Measurements of routine head sonographic scans of 57 term infants with trisomy 21 born between 2000 and 2005 were performed within 7 days after birth and were compared with scans of 21 randomly selected, healthy, term infants without trisomy 21 at Shaare Zedek Medical Center, Jerusalem; Ben Gurion University of the Negev, Beer Sheva; and Hadassah University Hospital, Jerusalem, Israel. The test and control neonates were the same gestational ages (39+/-1 weeks), but trisomy 21 infants were smaller and had smaller head circumferences than controls (32.9 cm vs 34.9 cm; P=0.001). The width and length of the third ventricle were increased in infants with trisomy 21. Vertical measurements of the lateral ventricle were similar for the 2 groups. [1]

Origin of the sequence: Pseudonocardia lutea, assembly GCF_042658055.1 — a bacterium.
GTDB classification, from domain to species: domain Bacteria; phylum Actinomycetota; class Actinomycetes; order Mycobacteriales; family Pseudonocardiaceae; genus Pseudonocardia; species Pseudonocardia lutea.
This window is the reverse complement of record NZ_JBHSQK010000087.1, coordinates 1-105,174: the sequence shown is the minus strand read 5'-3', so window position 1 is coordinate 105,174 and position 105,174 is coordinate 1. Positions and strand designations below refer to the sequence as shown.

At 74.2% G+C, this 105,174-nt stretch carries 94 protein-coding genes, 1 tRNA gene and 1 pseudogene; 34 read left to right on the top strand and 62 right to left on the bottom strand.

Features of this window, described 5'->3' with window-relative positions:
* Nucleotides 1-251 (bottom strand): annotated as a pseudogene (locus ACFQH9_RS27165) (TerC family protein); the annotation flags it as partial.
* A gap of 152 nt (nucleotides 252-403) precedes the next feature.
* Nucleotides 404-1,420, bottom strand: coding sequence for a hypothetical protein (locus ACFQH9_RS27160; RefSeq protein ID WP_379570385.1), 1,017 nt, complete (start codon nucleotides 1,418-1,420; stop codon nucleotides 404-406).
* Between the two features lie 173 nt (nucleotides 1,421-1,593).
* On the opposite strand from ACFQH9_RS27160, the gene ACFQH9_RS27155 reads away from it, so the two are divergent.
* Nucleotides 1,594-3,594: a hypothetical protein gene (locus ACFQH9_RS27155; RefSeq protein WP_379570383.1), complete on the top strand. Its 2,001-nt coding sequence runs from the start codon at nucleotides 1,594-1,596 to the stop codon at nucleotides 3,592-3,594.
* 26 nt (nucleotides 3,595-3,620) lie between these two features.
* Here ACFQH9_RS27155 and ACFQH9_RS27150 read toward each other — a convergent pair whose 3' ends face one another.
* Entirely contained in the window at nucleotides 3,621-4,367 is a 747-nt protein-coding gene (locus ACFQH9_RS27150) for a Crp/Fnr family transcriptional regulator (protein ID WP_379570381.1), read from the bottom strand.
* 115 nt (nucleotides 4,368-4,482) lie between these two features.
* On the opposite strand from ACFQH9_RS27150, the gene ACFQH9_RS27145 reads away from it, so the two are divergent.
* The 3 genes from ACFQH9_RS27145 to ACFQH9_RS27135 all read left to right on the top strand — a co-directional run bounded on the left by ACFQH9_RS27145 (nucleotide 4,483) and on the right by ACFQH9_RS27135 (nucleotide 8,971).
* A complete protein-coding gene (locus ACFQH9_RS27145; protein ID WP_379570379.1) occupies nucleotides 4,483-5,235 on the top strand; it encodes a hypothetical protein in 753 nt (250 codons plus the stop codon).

COMMENT. The authors speculate that the enlargement of the third ventricle demonstrated in neonates with trisomy 21 may reflect hypoplasia of the thalamus, hypothalamus, and deep white matter, which are involved in cognitive processes of attention, verbal and visuospatial memory. Prefrontal, cerebellar, and hippocampal functions are also affected in trisomy 21.